As a former athlete I understand the perks of participating a sport. Like you said; friends, discipline, hard work, which you said but also others such as professionalism and respect can also be taught through the Arts. You mentioned Obesity being a problem in the nation, which playing a sport can help solve by keeping kids active. That is the same reason gym classes are required in every grade. Now you can argue doing more outside of gym is more productive in helping the situation, but, a kid will be active if they want to. If they chose a sport, then yes that helps, but they will do something else to stay active if a sport is not an option for them.
As for a school who supplies instruments to students. Some students will own their own and will be responsible for anything that happens to them. If a student borrows one from the school they would be responsible for some repairs, such a strings. The school would take major repairs unless the student did something that could have been prevented. In that case the school and student's guardian would split the money or work something out. If each student who is borrowing does not share with another student, which they rarely do, they can indeed take it home to practice. Once the students graduate their instrument would go to the next incoming students. Even if the cost starts to run up, which is should not if everything is planned out carefully, then they can do a fundraiser for the extra money like sports. They should not have to fundraiser every cent though because their money was taken away without a second second spent on the idea.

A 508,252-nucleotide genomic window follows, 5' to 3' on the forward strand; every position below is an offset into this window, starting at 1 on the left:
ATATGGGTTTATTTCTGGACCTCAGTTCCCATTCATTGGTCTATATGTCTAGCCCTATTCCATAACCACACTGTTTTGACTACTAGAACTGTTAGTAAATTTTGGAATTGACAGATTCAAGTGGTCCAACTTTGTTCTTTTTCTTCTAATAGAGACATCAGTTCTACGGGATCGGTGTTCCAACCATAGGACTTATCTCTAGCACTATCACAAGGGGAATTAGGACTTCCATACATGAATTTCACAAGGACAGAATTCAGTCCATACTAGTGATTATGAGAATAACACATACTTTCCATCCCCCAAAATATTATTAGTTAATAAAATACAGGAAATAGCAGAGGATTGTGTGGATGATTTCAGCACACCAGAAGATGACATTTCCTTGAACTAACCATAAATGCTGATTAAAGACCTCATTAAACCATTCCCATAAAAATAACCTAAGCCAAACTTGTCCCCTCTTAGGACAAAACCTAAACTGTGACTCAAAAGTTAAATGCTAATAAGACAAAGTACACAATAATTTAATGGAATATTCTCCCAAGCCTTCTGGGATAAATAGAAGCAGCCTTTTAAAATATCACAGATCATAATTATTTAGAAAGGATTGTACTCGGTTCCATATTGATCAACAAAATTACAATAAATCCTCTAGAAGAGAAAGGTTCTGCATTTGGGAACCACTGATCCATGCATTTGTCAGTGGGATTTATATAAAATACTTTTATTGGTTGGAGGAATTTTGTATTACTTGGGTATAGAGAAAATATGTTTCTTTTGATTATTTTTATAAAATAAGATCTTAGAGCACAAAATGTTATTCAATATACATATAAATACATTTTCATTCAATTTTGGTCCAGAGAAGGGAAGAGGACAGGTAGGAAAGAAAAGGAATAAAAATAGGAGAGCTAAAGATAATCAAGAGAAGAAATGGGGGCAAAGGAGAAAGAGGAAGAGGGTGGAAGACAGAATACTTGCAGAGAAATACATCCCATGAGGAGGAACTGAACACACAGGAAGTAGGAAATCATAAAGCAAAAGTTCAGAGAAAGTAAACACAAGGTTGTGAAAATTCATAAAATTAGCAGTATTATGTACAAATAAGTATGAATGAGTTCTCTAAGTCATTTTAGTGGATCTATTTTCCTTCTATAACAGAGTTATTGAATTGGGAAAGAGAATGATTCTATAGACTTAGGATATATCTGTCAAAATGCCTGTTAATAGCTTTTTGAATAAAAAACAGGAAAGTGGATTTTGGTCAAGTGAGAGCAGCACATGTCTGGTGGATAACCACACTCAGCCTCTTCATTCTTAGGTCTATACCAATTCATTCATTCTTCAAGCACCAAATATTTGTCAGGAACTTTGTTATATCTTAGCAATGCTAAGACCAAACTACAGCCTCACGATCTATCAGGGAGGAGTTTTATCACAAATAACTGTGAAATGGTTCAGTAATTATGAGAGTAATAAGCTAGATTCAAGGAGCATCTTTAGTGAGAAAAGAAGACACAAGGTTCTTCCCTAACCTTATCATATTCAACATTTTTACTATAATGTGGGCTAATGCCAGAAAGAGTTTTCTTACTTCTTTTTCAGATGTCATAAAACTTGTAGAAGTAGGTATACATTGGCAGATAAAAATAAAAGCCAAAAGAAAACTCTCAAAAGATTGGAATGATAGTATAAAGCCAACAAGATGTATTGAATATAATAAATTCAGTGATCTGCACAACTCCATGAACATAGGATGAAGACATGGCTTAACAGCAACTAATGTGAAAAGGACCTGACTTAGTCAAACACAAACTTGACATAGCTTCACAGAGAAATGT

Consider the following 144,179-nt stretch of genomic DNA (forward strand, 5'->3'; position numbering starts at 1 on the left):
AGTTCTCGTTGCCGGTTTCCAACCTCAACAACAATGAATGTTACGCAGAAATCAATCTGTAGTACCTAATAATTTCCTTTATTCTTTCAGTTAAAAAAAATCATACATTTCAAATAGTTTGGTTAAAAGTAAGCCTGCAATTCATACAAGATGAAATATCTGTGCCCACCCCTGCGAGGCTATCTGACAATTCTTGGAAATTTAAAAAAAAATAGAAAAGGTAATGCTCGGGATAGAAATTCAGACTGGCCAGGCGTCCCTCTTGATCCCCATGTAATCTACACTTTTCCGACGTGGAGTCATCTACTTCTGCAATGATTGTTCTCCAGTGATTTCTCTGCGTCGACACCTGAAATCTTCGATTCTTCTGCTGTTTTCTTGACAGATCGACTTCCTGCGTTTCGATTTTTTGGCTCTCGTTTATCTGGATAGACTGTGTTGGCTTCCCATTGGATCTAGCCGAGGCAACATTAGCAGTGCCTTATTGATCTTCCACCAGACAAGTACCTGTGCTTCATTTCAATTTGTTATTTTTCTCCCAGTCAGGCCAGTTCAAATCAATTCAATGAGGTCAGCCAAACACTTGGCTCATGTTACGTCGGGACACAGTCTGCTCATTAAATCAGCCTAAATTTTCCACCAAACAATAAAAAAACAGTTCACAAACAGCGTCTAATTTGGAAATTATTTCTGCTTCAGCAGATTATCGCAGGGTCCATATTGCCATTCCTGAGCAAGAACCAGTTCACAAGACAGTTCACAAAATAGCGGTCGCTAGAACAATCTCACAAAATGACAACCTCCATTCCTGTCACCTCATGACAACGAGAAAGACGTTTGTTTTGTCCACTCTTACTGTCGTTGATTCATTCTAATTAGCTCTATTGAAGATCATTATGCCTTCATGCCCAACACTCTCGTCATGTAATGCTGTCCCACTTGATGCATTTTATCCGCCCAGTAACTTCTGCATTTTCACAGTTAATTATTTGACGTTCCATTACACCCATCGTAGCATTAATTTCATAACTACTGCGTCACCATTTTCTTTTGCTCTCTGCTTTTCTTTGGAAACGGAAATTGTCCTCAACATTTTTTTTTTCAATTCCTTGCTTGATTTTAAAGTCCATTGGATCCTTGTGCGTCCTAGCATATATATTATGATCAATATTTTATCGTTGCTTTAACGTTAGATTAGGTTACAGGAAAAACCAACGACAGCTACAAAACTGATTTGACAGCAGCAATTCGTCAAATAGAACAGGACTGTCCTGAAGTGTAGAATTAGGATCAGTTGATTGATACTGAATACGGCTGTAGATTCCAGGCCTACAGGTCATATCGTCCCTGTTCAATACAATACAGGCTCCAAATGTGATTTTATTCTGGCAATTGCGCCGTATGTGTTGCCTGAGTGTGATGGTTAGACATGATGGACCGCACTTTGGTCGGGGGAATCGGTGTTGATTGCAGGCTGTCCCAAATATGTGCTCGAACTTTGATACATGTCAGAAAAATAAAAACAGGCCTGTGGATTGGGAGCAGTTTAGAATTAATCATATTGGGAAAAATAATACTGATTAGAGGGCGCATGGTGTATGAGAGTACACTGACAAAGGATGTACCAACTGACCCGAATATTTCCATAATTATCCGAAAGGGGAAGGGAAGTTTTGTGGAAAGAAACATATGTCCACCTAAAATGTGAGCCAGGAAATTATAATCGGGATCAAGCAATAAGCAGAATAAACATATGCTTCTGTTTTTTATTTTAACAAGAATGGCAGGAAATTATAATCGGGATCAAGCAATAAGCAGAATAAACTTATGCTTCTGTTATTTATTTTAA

Now as I closed my last argument, I think every activity should be looked at evenly. If you are going to cut a budget of about $1,000 during a year, split it. Each sports season, so 3, would take $250 each season and distributed among the sports evenly to see who loses what amount. The remaining $250 can then go to the Arts and distributed among them for how much they lose each. My main argument is the Arts should not be the first program cut in case of a shortened budget, but instead of every program and activity looked at and treated evenly and with the same respect.
anthonyb43 forfeited this round.
anthonyb43 forfeited this round.
1 votes has been placed for this debate.
Vote Placed by lannan13 2 years ago
|Agreed with before the debate:||-||-||0 points|
|Agreed with after the debate:||-||-||0 points|
|Who had better conduct:||-||-||1 point|
|Had better spelling and grammar:||-||-||1 point|
|Made more convincing arguments:||-||-||3 points|
|Used the most reliable sources:||-||-||2 points|
|Total points awarded:||4||0|
Reasons for voting decision: Forfeiture
You are not eligible to vote on this debate